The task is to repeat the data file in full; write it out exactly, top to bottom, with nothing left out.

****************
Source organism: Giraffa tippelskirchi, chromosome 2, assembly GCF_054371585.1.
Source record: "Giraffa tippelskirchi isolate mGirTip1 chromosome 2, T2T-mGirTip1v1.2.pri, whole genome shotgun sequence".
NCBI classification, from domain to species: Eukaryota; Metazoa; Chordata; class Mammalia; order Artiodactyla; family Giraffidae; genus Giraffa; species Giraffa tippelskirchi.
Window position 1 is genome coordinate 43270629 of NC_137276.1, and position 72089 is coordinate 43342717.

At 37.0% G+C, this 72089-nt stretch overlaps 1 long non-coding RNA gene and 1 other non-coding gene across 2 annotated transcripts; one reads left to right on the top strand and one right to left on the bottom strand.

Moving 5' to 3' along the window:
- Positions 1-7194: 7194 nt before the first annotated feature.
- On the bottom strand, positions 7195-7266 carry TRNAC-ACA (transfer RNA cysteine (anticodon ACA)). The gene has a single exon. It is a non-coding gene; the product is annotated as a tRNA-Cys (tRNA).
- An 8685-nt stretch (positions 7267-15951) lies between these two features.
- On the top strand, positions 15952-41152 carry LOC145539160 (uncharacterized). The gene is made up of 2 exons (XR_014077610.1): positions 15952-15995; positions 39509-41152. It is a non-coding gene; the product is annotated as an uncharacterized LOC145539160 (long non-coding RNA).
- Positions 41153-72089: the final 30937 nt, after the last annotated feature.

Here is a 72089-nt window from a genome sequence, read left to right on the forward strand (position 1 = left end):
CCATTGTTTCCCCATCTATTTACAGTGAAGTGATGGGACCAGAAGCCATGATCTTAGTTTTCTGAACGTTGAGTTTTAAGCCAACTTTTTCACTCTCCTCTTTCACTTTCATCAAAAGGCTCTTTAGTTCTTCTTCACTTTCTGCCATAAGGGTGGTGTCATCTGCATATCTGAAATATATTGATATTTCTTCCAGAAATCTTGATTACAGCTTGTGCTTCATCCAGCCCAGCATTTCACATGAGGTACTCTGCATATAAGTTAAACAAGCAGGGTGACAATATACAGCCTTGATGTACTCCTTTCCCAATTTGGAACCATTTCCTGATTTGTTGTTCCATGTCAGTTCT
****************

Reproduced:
Source organism: Giraffa tippelskirchi, chromosome 2, assembly GCF_054371585.1.
Source record: "Giraffa tippelskirchi isolate mGirTip1 chromosome 2, T2T-mGirTip1v1.2.pri, whole genome shotgun sequence".
NCBI classification, from domain to species: Eukaryota; Metazoa; Chordata; class Mammalia; order Artiodactyla; family Giraffidae; genus Giraffa; species Giraffa tippelskirchi.
Window position 1 is genome coordinate 43270629 of NC_137276.1, and position 72089 is coordinate 43342717.

At 37.0% G+C, this 72089-nt stretch overlaps 1 long non-coding RNA gene and 1 other non-coding gene across 2 annotated transcripts; one reads left to right on the top strand and one right to left on the bottom strand.

Moving 5' to 3' along the window:
- Positions 1-7194: 7194 nt before the first annotated feature.
- On the bottom strand, positions 7195-7266 carry TRNAC-ACA (transfer RNA cysteine (anticodon ACA)). The gene has a single exon. It is a non-coding gene; the product is annotated as a tRNA-Cys (tRNA).
- An 8685-nt stretch (positions 7267-15951) lies between these two features.
- On the top strand, positions 15952-41152 carry LOC145539160 (uncharacterized). The gene is made up of 2 exons (XR_014077610.1): positions 15952-15995; positions 39509-41152. It is a non-coding gene; the product is annotated as an uncharacterized LOC145539160 (long non-coding RNA).
- Positions 41153-72089: the final 30937 nt, after the last annotated feature.

Here is a 72089-nt window from a genome sequence, read left to right on the forward strand (position 1 = left end):
CCATTGTTTCCCCATCTATTTACAGTGAAGTGATGGGACCAGAAGCCATGATCTTAGTTTTCTGAACGTTGAGTTTTAAGCCAACTTTTTCACTCTCCTCTTTCACTTTCATCAAAAGGCTCTTTAGTTCTTCTTCACTTTCTGCCATAAGGGTGGTGTCATCTGCATATCTGAAATATATTGATATTTCTTCCAGAAATCTTGATTACAGCTTGTGCTTCATCCAGCCCAGCATTTCACATGAGGTACTCTGCATATAAGTTAAACAAGCAGGGTGACAATATACAGCCTTGATGTACTCCTTTCCCAATTTGGAACCATTTCCTGATTTGTTGTTCCATGTCAGTTCT